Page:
Flea Allergy Dermatitis in Dogs

Flea Allergy Dermatitis in DogsFlea allergy dermatitis in dogs is a common problem, despite all of the recent advances in flea control products.  Monthly topical products and products that break up the flea’s life cycle have made it much easier to control fleas.  These products do help dogs with an allergy to fleas, but dogs which are sensitive to the bite of a flea continue to suffer an allergic reaction to flea bites with only minimal contact from fleas.  If a do is allergic to flea bites, they rarely become desensitized to the bites.  This means that they will continue to bite and scratch at themselves if they receive any bites at all from a flea.  Flea bite allergies are widespread in dogs.


According to studies, there are over 15 different allergy-causing substances, or antigens, in flea saliva.  All of these antigens can produce an allergic reaction if your dog happens to be sensitive to the substance.

In many cases if a dog is allergic to flea bites the problem is compounded by the dog also having an inhalant allergy, meaning there are other allergies at work.

Flea allergy dermatitis appears to affect all dogs, regardless of breed or sex.


Flea allergy dermatitis is a season allergy.  Since fleas are most active during warm summer months and in the fall, this is when the allergy is also at its peak.  Dogs who have this allergy generally bite at the base of their tail and there is chronic scratching.  Even if your dog only has one or two fleas it can lead to your dog having extreme itching.  There is usually a loss of hair at the base of the tail.  You can also find black or dark red crusty material on your dog.  This is dried blood from the fleas.  If your dog is having a severe reaction he may itch all over.  There may be hair loss all over the body and his skin may be red and inflamed.  Hot spots may be present.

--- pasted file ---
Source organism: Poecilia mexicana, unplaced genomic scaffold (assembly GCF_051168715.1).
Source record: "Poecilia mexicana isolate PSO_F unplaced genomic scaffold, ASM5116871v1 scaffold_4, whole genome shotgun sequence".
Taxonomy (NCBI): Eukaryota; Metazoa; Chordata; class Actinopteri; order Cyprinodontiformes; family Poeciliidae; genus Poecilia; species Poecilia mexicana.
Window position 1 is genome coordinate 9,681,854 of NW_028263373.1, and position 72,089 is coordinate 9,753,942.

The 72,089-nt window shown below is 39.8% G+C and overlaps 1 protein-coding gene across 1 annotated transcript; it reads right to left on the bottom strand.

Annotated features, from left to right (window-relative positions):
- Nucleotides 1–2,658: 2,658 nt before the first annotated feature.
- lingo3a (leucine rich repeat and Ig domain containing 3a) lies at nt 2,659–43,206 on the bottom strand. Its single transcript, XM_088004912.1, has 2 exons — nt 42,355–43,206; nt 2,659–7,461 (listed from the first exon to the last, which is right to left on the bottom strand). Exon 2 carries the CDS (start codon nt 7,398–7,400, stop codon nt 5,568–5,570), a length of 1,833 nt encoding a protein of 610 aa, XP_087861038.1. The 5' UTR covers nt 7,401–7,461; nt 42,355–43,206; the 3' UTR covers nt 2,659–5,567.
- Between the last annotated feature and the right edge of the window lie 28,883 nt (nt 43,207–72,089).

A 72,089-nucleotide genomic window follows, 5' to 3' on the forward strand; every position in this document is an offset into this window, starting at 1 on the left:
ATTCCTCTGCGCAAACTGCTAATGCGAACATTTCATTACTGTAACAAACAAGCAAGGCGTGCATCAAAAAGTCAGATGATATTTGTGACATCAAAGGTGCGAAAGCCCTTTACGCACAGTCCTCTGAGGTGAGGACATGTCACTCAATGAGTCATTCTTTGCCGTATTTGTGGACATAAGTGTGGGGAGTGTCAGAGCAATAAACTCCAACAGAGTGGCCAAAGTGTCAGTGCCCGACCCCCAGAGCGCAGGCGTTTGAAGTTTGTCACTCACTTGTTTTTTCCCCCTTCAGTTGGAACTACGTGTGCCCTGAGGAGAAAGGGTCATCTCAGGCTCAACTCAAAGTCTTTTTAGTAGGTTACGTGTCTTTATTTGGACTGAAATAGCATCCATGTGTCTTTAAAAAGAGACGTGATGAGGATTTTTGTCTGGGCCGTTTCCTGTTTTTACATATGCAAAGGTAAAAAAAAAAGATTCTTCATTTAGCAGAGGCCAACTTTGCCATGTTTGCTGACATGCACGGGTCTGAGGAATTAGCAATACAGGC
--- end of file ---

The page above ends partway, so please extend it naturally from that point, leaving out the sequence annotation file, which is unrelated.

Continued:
Your vet can make a diagnosis of flea allergy dermatitis by checking your dog for the visual symptoms of the problem and looking for fleas.  Your vet may also do intradermal skin testing to test for the flea bite allergy.


The primary way to treat flea allergy dermatitis is to prevent fleas from coming in contact with your dog.  This may not be entirely possible, but you should try to protect your dog as much as possible from fleas. There are many good topical and oral products for flea control now that keep fleas away, such as Frontline, Advantix K9, Advantage Multi, and others.  These products typically kill adult fleas. You may also need to use an Insect Growth Regulator (IGR).  These products work on immature fleas and keep them from growing into adults and reproducing.  You should talk to your veterinarian about the best flea preventives for your dog.

You will also need to treat your dog’s environment to make sure there are no fleas in the house, yard, or your dog’s bedding.  Vacuum your home regularly and empty the vacuum contents away from your the interior of your home.  Use diatomaceous earth in your yard to kill fleas.  Wash your pet’s bedding in very hot water.  Bathe all pets in the home and keep their flea prevention updated.

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Sunday, March 20, 2011 By: Sofia
Category: Skin Problems

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